- Meanwhile, my father periodically attended a Unitarian Universalist church. I would occasionally attend an event with him and enjoyed the wonderful, inclusive feeling and joy among its members.
- When I went to college, I developed an interest in Taoism. I would walk to the pine forest near my college and read Chuang Tzu’s Inner Chapters or the Tao Te Ching. I would sometimes spend an hour on one page, contemplating emptiness and my oneness with the Ten Thousand Things.
- I had many Jewish friends in college. One of my favorite things about having Jewish friends was celebrating Seder with them in the Spring. We would go to the pine forest and celebrate Seder by campfire. We would pass around the horseradish root maror a few too many times to repeatedly taste the bitterness of life while writhing on the grass. When we were finished, we’d continue eating sweet charoset and drinking wine. I’m not sure how traditional the Seders were, but we had fun.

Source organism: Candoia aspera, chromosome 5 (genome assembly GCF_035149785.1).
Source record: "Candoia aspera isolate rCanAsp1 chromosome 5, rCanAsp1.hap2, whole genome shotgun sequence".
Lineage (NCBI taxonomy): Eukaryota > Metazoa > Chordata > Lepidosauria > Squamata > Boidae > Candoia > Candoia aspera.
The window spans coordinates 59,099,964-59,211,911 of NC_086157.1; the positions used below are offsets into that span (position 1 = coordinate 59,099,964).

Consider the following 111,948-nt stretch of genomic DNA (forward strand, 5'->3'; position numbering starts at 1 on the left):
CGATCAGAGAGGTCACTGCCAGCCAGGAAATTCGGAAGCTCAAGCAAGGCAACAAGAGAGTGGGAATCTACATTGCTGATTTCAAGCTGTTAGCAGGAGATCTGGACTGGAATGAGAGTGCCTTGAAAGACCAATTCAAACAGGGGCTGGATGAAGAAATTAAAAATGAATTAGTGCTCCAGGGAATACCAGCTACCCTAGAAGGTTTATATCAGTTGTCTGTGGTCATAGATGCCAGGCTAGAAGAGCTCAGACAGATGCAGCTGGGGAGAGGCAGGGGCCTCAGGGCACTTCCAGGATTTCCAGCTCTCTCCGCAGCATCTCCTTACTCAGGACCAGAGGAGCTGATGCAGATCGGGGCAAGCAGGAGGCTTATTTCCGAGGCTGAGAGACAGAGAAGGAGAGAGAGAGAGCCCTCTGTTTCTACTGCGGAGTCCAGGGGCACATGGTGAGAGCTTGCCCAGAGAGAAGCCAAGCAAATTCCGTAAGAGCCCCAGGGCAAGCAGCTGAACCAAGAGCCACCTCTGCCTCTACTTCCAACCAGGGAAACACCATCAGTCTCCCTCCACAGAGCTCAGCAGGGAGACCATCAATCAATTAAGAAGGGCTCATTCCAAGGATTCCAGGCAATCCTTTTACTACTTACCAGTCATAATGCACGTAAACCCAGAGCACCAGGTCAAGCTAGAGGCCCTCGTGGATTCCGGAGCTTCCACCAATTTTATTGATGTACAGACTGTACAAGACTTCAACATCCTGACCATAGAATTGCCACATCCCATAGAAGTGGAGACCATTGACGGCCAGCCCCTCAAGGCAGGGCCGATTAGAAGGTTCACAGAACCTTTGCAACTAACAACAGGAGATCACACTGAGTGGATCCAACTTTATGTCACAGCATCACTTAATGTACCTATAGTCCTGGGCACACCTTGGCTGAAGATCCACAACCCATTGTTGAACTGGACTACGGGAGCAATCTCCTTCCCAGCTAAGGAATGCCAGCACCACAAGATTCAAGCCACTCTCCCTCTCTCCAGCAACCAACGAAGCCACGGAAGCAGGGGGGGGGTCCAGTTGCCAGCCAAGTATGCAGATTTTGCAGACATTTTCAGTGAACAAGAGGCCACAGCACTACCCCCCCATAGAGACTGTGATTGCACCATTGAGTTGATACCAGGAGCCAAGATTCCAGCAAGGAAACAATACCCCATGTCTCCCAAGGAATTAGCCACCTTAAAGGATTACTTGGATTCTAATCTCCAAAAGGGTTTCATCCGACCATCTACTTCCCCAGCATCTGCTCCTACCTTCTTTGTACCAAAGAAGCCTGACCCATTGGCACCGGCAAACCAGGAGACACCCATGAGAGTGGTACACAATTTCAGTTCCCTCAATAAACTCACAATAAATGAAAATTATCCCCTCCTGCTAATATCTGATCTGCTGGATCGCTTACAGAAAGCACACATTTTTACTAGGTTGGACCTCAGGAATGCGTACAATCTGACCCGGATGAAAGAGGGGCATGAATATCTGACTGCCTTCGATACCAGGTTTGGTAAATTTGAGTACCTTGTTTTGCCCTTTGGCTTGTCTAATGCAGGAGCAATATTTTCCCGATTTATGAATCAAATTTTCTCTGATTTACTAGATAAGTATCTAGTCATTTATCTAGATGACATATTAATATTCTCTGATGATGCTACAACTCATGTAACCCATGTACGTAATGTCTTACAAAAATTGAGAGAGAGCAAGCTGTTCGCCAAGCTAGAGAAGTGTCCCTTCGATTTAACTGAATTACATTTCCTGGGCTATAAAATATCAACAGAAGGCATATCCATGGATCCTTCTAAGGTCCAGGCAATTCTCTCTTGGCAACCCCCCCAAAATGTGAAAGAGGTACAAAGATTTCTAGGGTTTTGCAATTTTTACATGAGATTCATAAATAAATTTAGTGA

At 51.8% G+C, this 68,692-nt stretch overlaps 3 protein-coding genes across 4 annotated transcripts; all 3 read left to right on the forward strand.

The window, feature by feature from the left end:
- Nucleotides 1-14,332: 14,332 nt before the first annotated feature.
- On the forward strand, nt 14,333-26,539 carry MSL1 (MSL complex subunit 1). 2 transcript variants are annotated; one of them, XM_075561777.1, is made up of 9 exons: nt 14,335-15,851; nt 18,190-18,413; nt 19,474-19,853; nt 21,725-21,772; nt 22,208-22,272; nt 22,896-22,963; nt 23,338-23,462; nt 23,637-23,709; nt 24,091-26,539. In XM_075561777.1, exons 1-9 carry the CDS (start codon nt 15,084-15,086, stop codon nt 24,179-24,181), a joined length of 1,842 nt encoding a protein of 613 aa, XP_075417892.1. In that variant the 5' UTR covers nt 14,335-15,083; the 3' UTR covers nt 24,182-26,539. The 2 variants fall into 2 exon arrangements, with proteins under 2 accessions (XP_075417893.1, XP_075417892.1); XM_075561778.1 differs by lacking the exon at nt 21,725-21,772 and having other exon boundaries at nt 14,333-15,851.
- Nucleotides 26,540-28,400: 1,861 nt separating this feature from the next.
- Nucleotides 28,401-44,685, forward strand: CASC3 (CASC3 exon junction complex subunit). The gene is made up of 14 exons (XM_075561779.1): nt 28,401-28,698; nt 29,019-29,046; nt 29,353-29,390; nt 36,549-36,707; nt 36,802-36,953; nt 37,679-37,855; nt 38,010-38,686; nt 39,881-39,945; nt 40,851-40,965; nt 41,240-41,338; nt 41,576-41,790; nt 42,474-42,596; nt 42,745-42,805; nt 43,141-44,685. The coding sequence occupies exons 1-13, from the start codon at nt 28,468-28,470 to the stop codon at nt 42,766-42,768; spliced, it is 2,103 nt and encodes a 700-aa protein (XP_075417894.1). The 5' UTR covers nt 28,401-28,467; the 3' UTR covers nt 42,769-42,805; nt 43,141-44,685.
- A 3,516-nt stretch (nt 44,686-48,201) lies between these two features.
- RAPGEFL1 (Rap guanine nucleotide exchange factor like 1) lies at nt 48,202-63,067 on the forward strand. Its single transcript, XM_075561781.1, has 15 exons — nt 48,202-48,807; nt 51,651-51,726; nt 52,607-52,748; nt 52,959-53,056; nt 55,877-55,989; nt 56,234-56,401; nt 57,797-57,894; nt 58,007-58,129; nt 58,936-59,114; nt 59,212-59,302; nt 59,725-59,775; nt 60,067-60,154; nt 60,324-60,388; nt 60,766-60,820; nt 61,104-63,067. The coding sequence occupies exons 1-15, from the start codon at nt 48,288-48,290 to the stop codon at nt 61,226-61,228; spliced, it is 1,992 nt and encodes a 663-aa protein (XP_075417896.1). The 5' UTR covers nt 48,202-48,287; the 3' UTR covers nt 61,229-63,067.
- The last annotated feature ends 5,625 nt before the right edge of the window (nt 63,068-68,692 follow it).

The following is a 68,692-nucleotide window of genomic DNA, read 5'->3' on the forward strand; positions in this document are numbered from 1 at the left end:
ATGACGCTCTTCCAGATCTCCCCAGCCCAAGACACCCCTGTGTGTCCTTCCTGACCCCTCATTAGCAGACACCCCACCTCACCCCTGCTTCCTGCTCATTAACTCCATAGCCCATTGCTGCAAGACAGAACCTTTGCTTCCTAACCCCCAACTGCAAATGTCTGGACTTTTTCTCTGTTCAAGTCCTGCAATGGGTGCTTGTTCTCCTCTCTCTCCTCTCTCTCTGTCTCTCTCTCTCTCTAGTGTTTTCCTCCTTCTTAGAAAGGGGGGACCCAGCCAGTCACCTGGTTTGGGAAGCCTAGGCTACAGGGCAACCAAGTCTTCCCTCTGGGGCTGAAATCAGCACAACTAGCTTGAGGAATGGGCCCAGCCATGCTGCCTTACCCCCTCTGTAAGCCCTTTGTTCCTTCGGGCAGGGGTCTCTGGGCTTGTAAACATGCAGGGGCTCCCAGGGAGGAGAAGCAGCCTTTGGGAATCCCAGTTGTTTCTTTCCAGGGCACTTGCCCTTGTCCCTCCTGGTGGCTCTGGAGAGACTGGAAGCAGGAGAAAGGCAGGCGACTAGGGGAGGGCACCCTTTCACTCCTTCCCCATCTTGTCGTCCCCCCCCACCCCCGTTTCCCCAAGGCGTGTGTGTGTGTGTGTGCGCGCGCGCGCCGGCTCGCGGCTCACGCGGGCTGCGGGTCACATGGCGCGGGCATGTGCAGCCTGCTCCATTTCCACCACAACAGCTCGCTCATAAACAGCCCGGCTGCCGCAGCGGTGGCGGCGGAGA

- During college, I decided to start celebrating holidays again. It had been about eight years since I had a birthday or Christmas, I told my friends, and I was going to really celebrate! They were happy to oblige.
- After college, I went on a three-month road trip. I had begun reading about Native American spirituality, specifically that of the Oglala Lakota Sioux. I taught myself to bend willow bark to fashion a sacred hoop, and with a friend built sweat lodges using a tarp, hot rocks and river water. I was awestruck of the beauty of the Black Hills of South Dakota, and recognized the deep insult of carving sculptures of our presidents into the side of their sacred mountain. A Crazy Horse statue is under construction on a nearby mountain. A reclaiming, perhaps.
- For a time, I enjoyed comparing and contrasting the ultra-Eastern Taoism and the ultra-Western Lakota Sioux spirituality.